All of these resources are important in their own way. Beall’s photography turns the body into a work of art, and MidDrift is creating a documentary to tell the story in a whole new medium. But SOAM is still relevant in its own way. Only at SOAM do you find a community of posts created by the women themselves. I find some of these images so precious, so intimate. A woman poses in front of her bathroom mirror, spotted with the week’s washings, and snaps a pic in her five quiet minutes of alone time before the baby wakes. Often there is a pile of laundry in the background. These pictures are often low resolution, but I consider them modern works of art, sharing pieces of a life so often kept hidden. They show wrinkled bellies, but they also show the chaos that is motherhood. And all of it is beautiful. At SOAM, we have women who have been updating their stories over the years, so readers have been able to watch their children grow, and watch their postpartum bodies evolve. At SOAM we have regular commenters who share experiences, information, and support. Every single comment is moderated to make sure those who are willing to share such a sensitive part of their lives are respected and safe. SOAM is a unique place on the web, even after all these years.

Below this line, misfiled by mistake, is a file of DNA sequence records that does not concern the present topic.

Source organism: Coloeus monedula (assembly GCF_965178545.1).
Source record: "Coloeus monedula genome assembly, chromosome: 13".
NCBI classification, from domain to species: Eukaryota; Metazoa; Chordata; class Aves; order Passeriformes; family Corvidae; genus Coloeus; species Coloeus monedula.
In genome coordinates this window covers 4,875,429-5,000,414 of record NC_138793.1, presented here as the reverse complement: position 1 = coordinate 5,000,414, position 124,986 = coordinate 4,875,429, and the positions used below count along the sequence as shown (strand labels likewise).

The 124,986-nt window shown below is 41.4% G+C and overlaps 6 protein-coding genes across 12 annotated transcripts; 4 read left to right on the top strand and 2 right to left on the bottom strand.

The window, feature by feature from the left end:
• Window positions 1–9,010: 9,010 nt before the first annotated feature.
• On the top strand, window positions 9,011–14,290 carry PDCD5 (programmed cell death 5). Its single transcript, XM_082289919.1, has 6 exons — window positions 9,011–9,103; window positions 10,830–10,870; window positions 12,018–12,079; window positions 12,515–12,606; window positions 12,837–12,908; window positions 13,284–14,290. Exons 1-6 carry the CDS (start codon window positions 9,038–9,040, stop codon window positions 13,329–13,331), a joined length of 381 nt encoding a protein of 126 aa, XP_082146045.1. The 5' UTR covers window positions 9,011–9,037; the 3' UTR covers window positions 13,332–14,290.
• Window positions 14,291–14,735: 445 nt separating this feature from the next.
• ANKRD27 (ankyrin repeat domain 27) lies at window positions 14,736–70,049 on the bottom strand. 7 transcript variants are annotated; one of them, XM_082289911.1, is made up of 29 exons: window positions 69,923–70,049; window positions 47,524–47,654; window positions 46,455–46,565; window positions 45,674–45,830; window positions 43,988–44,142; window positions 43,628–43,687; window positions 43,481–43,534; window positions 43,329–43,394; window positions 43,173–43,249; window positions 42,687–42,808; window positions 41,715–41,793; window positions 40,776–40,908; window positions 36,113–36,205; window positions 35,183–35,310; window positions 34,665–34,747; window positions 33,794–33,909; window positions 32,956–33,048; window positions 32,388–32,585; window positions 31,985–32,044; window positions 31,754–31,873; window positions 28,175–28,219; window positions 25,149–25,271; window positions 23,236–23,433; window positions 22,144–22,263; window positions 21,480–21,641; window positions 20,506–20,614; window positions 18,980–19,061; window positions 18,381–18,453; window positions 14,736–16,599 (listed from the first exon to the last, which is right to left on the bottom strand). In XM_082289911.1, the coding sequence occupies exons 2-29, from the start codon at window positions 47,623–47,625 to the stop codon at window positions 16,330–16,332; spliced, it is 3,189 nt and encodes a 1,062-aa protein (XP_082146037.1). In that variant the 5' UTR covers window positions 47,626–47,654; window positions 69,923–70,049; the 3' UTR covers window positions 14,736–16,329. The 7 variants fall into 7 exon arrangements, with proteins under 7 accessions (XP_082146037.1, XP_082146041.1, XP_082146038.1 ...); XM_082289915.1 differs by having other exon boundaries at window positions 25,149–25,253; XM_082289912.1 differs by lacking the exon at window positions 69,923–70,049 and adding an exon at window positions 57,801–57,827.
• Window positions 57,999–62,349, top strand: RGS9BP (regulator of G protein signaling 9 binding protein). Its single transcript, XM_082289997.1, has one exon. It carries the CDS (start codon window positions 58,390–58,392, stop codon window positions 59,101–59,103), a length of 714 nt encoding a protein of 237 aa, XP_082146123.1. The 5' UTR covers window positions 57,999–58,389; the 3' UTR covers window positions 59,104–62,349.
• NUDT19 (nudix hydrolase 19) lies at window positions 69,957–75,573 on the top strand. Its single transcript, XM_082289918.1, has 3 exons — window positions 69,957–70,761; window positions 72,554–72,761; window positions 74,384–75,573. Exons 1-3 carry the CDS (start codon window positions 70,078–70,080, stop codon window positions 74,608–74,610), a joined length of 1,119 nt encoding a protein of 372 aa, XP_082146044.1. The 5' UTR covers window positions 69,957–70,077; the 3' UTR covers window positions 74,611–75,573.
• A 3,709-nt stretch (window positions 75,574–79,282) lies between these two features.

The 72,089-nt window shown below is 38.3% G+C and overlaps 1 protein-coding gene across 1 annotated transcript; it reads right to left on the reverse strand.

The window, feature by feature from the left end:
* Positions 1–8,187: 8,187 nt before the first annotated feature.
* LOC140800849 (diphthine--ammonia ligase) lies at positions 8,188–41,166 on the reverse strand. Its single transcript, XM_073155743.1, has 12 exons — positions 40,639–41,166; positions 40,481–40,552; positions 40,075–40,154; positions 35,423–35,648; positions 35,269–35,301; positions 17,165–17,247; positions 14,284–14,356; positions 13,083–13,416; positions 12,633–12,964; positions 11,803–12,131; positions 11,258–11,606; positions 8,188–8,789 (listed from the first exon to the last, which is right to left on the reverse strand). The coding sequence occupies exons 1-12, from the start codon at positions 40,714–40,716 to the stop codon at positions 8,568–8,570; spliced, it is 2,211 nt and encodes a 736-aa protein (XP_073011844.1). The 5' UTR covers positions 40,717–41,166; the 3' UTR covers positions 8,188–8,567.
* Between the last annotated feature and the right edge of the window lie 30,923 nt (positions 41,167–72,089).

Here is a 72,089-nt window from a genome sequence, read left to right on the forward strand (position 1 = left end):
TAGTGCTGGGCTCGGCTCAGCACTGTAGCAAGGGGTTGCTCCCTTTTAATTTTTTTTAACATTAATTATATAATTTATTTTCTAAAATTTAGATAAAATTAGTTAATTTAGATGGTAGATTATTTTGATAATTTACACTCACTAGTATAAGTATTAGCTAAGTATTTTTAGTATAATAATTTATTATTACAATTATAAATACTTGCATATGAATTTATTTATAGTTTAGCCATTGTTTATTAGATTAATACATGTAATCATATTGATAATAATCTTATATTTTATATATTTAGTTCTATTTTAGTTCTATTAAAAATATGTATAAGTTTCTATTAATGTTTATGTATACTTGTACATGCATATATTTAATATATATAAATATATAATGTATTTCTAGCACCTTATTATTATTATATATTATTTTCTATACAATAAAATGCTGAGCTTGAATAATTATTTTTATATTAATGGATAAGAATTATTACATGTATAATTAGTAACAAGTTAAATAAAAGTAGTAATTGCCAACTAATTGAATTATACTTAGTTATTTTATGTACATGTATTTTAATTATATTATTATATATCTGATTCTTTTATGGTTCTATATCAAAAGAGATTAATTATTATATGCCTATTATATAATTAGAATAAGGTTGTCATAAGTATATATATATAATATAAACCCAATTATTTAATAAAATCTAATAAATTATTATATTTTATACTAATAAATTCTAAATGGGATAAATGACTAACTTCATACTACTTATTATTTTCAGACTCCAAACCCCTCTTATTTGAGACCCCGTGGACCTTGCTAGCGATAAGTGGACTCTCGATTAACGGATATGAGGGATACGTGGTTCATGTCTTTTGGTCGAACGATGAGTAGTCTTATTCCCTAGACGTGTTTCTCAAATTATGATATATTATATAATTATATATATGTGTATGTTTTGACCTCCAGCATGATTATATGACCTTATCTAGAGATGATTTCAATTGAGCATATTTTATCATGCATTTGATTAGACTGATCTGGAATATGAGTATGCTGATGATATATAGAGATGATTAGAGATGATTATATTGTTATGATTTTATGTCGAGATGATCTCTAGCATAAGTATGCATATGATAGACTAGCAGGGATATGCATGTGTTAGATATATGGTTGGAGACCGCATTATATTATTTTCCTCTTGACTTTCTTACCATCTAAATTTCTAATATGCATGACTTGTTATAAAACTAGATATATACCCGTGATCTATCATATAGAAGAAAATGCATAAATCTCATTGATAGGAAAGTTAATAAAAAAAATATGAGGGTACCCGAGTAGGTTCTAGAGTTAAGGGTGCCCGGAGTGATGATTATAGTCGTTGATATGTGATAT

“I’m so impressed by the honesty and dignity of this blog.”-Anon, 7/11/06

“I wanted to thank you for making this website. It’s so nice to know that I am normal, and that not everyone looks like a supermodel!”-Stephanie, 7/11/06

“Keep contributing pictures, we need to show that we’re strong and natural women.”-Angela R, 7/13/06

“This website is amazing! I have huge body image issues but this site has made me brave enough to post my pics.”-Jessica, 7/13/06

“Hi there and thank you for creating this website. It is incredibly refreshing to find that not every woman who has a baby bounces back in 5 or 6 weeks.”-Amber, 7/13/06

SOAM has made a difference and I am so proud to have been a part of this movement to help change the world. I have often said that the website truly belongs to all women, that I am simply lucky enough to be the one to curate it. I hope that SOAM has meant something important to you and if it has, I hope that you consider participating or helping out in some way. We have a long road ahead of us as we make this world more equitable for women, for us and for our daughters. SOAM has a long future in working hard on making this dream come true. Are you with us?